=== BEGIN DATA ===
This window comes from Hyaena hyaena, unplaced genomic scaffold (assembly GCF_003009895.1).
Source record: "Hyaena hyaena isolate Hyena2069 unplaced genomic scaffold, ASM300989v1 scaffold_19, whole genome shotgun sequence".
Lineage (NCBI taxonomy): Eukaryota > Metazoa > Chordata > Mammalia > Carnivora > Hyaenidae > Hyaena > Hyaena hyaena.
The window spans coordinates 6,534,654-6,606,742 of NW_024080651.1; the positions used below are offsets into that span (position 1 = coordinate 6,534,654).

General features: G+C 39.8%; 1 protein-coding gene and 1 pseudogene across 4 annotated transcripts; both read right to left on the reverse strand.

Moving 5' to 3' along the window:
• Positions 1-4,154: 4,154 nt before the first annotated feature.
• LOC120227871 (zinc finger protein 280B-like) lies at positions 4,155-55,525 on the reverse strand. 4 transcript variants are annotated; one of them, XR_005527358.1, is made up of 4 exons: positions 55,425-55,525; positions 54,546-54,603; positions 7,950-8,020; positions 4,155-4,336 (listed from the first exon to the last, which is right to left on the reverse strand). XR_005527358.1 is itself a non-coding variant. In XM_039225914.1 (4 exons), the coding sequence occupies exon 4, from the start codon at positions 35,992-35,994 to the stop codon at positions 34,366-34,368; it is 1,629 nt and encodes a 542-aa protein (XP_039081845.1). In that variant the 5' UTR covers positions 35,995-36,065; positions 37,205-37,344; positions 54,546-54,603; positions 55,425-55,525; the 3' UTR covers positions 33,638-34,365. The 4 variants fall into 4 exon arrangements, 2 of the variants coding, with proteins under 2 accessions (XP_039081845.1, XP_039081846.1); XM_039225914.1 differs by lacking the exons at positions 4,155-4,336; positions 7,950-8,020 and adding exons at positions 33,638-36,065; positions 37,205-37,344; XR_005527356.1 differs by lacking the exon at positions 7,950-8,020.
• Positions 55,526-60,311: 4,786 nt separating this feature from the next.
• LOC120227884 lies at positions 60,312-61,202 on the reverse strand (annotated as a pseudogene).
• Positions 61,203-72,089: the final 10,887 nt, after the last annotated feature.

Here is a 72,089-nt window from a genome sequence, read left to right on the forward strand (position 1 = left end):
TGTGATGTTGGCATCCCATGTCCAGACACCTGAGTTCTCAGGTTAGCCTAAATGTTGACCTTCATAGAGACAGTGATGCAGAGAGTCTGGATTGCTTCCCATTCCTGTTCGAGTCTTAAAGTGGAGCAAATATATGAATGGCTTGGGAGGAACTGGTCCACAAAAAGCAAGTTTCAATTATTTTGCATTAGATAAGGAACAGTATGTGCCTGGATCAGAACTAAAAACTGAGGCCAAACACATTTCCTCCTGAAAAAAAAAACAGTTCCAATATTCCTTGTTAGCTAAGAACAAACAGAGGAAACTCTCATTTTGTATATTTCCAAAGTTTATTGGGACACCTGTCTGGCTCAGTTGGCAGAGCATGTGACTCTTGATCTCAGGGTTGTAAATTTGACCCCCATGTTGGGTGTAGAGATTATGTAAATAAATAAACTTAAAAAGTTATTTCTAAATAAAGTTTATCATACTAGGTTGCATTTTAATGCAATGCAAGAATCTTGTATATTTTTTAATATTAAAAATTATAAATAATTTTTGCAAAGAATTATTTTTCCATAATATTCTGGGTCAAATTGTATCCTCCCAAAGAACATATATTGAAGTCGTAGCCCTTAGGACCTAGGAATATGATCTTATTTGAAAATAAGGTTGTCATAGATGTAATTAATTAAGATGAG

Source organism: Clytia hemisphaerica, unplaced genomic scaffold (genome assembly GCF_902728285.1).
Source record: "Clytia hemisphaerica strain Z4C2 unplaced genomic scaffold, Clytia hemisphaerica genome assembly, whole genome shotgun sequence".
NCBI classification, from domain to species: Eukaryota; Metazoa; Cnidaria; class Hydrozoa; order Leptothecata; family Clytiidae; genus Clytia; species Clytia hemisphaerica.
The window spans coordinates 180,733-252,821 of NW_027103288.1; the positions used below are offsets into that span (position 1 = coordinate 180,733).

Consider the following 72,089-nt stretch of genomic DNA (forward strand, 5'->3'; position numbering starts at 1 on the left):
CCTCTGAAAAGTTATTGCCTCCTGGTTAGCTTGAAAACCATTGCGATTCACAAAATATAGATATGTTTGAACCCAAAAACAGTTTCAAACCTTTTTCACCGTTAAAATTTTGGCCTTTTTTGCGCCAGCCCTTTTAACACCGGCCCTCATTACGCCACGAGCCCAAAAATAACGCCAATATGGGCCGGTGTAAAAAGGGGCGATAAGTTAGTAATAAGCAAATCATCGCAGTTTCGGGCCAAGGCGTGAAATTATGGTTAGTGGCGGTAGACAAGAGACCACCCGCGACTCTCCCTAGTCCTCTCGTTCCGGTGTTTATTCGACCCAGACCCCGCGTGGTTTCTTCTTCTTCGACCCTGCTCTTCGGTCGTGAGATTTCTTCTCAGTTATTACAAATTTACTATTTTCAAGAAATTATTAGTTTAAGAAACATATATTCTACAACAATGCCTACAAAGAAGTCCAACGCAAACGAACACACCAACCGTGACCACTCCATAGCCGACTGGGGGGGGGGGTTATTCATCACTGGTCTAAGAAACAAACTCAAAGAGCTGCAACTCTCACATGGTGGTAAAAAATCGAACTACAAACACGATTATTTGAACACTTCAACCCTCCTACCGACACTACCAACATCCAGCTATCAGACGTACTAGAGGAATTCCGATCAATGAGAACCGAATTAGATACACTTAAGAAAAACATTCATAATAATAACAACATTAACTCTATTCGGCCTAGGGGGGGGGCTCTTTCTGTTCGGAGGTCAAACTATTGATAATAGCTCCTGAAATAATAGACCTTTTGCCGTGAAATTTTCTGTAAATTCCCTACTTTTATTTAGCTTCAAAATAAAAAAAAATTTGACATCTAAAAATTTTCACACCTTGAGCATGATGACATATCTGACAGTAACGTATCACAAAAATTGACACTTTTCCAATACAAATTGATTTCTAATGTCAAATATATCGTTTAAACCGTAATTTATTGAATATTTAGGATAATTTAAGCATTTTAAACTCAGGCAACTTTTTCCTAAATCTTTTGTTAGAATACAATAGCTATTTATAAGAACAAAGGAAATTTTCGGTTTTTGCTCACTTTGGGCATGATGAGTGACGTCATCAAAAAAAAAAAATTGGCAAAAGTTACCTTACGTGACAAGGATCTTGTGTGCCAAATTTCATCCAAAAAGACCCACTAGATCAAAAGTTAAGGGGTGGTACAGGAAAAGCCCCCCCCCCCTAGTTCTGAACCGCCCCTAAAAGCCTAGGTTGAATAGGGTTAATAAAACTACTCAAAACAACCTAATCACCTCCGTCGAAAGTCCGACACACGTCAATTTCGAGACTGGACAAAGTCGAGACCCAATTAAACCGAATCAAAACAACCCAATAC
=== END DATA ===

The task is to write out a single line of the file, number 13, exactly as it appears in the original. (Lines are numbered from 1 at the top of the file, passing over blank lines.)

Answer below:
TGTGATGTTGGCATCCCATGTCCAGACACCTGAGTTCTCAGGTTAGCCTAAATGTTGACCTTCATAGAGACAGTGATGCAGAGAGTCTGGATTGCTTCCCATTCCTGTTCGAGTCTTAAAGTGGAGCAAATATATGAATGGCTTGGGAGGAACTGGTCCACAAAAAGCAAGTTTCAATTATTTTGCATTAGATAAGGAACAGTATGTGCCTGGATCAGAACTAAAAACTGAGGCCAAACACATTTCCTCCTGAAAAAAAAAACAGTTCCAATATTCCTTGTTAGCTAAGAACAAACAGAGGAAACTCTCATTTTGTATATTTCCAAAGTTTATTGGGACACCTGTCTGGCTCAGTTGGCAGAGCATGTGACTCTTGATCTCAGGGTTGTAAATTTGACCCCCATGTTGGGTGTAGAGATTATGTAAATAAATAAACTTAAAAAGTTATTTCTAAATAAAGTTTATCATACTAGGTTGCATTTTAATGCAATGCAAGAATCTTGTATATTTTTTAATATTAAAAATTATAAATAATTTTTGCAAAGAATTATTTTTCCATAATATTCTGGGTCAAATTGTATCCTCCCAAAGAACATATATTGAAGTCGTAGCCCTTAGGACCTAGGAATATGATCTTATTTGAAAATAAGGTTGTCATAGATGTAATTAATTAAGATGAG